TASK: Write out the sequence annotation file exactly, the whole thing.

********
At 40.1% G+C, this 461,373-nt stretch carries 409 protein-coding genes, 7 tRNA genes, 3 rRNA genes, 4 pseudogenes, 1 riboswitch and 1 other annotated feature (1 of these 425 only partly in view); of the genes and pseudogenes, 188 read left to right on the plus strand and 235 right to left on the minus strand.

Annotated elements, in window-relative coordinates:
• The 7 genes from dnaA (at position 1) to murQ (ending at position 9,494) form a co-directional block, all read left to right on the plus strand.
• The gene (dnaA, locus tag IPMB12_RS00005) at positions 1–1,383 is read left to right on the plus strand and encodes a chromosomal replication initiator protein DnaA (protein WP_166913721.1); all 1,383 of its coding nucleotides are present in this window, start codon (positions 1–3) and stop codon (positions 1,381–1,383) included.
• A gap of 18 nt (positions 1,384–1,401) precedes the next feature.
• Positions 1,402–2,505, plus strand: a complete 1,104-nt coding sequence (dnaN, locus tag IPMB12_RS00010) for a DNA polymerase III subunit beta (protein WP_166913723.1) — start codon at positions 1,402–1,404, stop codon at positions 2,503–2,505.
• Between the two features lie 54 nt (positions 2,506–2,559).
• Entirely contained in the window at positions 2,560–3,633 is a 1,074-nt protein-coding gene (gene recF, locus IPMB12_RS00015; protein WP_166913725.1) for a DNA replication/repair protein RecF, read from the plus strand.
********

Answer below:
At 40.1% G+C, this 461,373-nt stretch carries 409 protein-coding genes, 7 tRNA genes, 3 rRNA genes, 4 pseudogenes, 1 riboswitch and 1 other annotated feature (1 of these 425 only partly in view); of the genes and pseudogenes, 188 read left to right on the plus strand and 235 right to left on the minus strand.

Annotated elements, in window-relative coordinates:
• The 7 genes from dnaA (at position 1) to murQ (ending at position 9,494) form a co-directional block, all read left to right on the plus strand.
• The gene (dnaA, locus tag IPMB12_RS00005) at positions 1–1,383 is read left to right on the plus strand and encodes a chromosomal replication initiator protein DnaA (protein WP_166913721.1); all 1,383 of its coding nucleotides are present in this window, start codon (positions 1–3) and stop codon (positions 1,381–1,383) included.
• A gap of 18 nt (positions 1,384–1,401) precedes the next feature.
• Positions 1,402–2,505, plus strand: a complete 1,104-nt coding sequence (dnaN, locus tag IPMB12_RS00010) for a DNA polymerase III subunit beta (protein WP_166913723.1) — start codon at positions 1,402–1,404, stop codon at positions 2,503–2,505.
• Between the two features lie 54 nt (positions 2,506–2,559).
• Entirely contained in the window at positions 2,560–3,633 is a 1,074-nt protein-coding gene (gene recF, locus IPMB12_RS00015; protein WP_166913725.1) for a DNA replication/repair protein RecF, read from the plus strand.